Samhain, Death, and Dying

Samhain (pronounced sow-win) is the Celtic festival celebrating the end of the harvest season. Literally translated, the word means “summer’s end”. We associate Samhain with modern Halloween, although the festival is much older. Many modern Halloween customs, however, do spring from pagan Samhain practices. 

Back in my Christian days I was extremely anti-Halloween. I remember that once I wrote an essay denouncing Halloween for being a holiday of devil worship built upon pagan roots. Nevermind that Christmas and Easter are also rooted in pagan practices. I can only say that my strong aversion to Halloween was because of Christian indoctrination and not understanding what Samhain represents. 

I find it fascinating that most cultures have similar celebrations and that those celebrations are generally clustered around the same time on the calendar. Samhain comes shortly after the Jewish festival Sukkot, and is on the same day as the Mexican Dia de los Muertos. Yes, I said they are the same day. Celtic days, like Jewish days, begin and end at sunset. If you notice on most calendars you will see a note that says “Jewish holidays begin at sunset on the evening prior to the date listed.” The same is true with Celtic holidays. Samhain begins at sunset on October 31 and runs until sunset on November 1. Our calendars list Halloween as October 31 because our days begin at midnight. 

Samhain is not an evil holiday. It is not about worshipping satan and all that stuff. The vast majority of people who celebrate Samhain do not even believe in the Chrsitian Satan or even in the concept of a similar being. Like Sukkot and Dia de los Muertos, Samhain is about remembering, honoring, and connecting with those who came before us.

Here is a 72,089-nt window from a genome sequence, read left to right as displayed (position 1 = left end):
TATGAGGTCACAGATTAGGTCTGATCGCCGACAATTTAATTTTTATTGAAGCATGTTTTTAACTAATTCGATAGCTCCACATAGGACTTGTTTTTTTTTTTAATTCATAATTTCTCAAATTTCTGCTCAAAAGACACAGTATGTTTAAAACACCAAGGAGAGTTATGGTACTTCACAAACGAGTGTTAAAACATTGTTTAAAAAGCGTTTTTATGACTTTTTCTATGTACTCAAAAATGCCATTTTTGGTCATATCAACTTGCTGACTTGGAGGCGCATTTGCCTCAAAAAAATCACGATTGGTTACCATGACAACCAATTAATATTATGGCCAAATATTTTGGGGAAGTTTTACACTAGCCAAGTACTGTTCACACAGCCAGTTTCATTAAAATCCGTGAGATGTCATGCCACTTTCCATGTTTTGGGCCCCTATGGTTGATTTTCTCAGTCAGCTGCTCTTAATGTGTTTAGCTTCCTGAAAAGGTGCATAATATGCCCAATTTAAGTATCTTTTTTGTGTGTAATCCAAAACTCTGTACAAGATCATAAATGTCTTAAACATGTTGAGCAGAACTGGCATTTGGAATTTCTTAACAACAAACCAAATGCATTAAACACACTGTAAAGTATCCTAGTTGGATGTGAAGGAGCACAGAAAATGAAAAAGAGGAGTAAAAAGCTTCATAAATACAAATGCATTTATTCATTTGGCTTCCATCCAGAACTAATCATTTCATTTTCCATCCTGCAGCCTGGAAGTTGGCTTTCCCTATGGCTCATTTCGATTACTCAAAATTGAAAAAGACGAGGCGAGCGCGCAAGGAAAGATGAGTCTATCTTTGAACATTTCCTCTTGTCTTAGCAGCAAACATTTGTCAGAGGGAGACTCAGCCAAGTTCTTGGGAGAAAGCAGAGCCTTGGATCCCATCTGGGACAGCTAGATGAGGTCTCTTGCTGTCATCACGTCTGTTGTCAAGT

Samhain represents death, and that frightens a lot of people. Our society is afraid of death and dying. We do everything we can to postpone death for as long as possible. For some, the ability to live forever would be a welcome option. But death is a natural part of life. We all will die at some point. We shouldn’t fear death. We should aim to die well. Samhain ends the warm growing half of the year. It is the demarcation line between light and dark, life and death. Samhain is a transition to the dark half of the year. What we have not harvested returns to earth. It is a cycle. It is organic. 

If you can, make an ancestor altar. Light candles, add photographs or a list of names, and add little gifts and treats of things that your ancestors liked. If you can’t make an altar, take time to explore and deepen your knowledge of your family history. Pick one ancestor or loved one whom you would like to remember and light a candle in his or her honor. These are just a few of many ways you can celebrate Samhain if you don’t already have it as part of your traditions. And, if you do, feel free to share your favorite Samhain customs below.

 

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